Makau targets Fukuoka marathon
Nairobi, Nov 2 (IANS) For a long time, Kenya’s former world marathon record holder Patrick Makau struggled with a knee injury, which limited his performances at the international marathons in the last season.
However, the 31-year-old is happy to have gone through rehabilitation and is certain the inflammation in his left knee is a thing of the past as he seeks to defend his Fukuoka marathon title on December 4 in Japan, reports Xinhua news agency.
“I am training well and really look forward to running in Fukuoka,” Makau told Xinhua during an interview in Nairobi on Tuesday.
“I have every motivation and hope that it will be a good run for me. Injuries are part and parcel of an athlete and I always hope that I escape them, but when they catch up, you just have to listen to your body and take a long rest.”
“I am happy they are over and am back in training and Fukuoka will be a good place to return and defend my crown.”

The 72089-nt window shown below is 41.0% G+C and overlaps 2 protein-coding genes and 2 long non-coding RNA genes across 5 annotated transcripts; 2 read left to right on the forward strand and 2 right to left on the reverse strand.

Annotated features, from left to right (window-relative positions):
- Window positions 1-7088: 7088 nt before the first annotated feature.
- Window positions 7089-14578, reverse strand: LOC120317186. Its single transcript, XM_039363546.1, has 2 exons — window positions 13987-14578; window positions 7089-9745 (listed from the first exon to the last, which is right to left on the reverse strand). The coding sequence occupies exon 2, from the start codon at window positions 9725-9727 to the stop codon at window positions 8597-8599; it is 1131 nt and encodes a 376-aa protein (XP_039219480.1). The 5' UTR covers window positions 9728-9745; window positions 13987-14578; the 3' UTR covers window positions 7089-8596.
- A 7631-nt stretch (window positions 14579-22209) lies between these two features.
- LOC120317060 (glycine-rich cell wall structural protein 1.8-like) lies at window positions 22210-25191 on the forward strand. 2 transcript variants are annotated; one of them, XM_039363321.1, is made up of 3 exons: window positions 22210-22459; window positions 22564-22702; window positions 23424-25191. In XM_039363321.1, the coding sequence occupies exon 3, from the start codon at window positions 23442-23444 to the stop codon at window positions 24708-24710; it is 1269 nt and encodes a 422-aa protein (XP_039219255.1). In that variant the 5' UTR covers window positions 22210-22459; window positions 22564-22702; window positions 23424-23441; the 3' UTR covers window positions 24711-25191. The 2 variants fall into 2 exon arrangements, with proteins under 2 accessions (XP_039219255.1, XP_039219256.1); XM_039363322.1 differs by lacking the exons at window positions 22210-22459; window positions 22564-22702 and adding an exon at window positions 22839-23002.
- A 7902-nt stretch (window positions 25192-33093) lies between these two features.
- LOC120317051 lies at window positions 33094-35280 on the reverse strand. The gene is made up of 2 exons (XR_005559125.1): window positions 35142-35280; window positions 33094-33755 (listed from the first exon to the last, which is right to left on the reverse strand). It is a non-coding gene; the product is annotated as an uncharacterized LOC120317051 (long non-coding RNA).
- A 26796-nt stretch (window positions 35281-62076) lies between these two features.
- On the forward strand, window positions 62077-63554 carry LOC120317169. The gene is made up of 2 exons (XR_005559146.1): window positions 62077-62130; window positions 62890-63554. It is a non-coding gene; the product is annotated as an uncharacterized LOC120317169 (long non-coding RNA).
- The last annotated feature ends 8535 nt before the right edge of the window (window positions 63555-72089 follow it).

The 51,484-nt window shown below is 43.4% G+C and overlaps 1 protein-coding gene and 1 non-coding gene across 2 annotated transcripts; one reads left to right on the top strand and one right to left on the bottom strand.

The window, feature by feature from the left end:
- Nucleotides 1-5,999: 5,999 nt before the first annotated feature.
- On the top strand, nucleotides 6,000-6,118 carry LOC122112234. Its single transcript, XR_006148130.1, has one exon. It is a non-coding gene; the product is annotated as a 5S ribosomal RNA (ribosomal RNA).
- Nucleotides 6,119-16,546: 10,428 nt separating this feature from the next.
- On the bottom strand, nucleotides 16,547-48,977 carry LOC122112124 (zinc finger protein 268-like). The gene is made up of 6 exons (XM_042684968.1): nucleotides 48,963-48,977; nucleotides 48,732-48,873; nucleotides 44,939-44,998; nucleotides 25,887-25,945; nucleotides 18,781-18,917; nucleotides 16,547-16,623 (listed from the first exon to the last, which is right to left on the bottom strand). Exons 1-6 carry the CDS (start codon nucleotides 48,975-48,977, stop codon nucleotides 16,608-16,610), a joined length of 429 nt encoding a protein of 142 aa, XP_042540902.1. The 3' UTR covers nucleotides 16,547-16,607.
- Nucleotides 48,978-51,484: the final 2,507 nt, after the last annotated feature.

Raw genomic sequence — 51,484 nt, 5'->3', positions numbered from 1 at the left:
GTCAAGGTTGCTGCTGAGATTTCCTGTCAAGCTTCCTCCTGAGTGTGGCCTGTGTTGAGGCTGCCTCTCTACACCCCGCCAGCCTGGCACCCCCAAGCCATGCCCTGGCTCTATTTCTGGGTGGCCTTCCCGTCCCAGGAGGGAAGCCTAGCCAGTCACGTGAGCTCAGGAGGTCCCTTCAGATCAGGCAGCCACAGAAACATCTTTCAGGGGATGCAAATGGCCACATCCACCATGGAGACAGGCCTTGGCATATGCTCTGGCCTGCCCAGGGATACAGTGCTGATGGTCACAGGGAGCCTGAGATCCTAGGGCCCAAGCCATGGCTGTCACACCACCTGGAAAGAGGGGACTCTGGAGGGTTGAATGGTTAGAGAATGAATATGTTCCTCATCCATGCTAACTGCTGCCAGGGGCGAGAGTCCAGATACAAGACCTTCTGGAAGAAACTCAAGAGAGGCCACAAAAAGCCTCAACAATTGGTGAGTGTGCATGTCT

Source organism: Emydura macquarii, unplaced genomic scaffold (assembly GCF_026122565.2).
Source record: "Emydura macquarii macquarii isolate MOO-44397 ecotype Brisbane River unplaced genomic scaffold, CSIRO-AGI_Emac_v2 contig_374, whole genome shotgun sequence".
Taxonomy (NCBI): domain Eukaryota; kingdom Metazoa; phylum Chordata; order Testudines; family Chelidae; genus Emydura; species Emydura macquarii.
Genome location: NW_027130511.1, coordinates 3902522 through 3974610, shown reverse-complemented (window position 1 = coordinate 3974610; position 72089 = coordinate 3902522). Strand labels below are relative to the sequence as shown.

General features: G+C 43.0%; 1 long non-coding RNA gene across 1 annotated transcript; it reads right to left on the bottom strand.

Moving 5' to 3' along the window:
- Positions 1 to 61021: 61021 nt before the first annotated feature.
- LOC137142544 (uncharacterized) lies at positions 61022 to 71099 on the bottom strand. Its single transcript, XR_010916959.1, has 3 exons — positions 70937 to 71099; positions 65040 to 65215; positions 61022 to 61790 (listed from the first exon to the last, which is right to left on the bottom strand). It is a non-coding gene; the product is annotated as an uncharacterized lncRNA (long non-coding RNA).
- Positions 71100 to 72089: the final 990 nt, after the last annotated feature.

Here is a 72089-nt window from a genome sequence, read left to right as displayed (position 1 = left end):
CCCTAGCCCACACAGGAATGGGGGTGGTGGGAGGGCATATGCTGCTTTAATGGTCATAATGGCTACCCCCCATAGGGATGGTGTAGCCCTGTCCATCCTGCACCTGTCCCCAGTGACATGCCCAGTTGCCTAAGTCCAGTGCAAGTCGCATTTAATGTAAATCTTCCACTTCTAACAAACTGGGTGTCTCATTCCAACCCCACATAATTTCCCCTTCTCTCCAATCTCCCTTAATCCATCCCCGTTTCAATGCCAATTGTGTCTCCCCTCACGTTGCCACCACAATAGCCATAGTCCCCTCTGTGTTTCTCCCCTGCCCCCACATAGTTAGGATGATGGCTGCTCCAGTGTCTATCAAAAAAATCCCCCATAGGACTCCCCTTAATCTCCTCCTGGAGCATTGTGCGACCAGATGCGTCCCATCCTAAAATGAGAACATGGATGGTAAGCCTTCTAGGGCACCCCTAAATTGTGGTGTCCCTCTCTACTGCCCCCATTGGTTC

Makau won in Berlin, twice, including his world-record run in 2011 where he ran 2:03:38. Last year, he retained his Fukuoka Marathon title in 2:08:18 and became the first man to get back-to-back wins.
Now he is on the cusp of writing a new chapter in history of the race, should he weather the storm and win on December 4, his third title in as many attempts.
“I do not look much at the record, because when it comes to the real running, the experience and records sometimes do not count and the health status of the body on the material day is crucial. I want to win the race though,” he said.
This year, Makau will face sub-2:05 performers James Kwambai (2:04:27) and world silver medalist Yemane Tsegay of Ethiopia (2:04:48), Japanese Kazuhiro Maeda (2:08:00), Yuki Kawauchi (2:08:14) and Tomoya Adachi (2:09:59).
Other notable participants include past champions Joseph Gitau and Dmytro Baranovskyy while Tariku Bekele will attempt the full marathon distance again.
Alongside Fukuoka, Makau, a former world record holder, has won the Berlin Marathon twice as well as the Fukuoka, Frankfurt and Rotterdam Marathons. When asked what his best race was, Makau said: “A pivotal moment in my career was setting the world marathon record in Berlin in 2011.
That was a reward for hard work and focus. It was a blessing.”
But he has another challenge to push his body to the limit and confirm his critics wrong that he still has a future in marathon running by winning Fukuoka. However, he said it is too early to start thinking of the World Marathon Championships in London next year.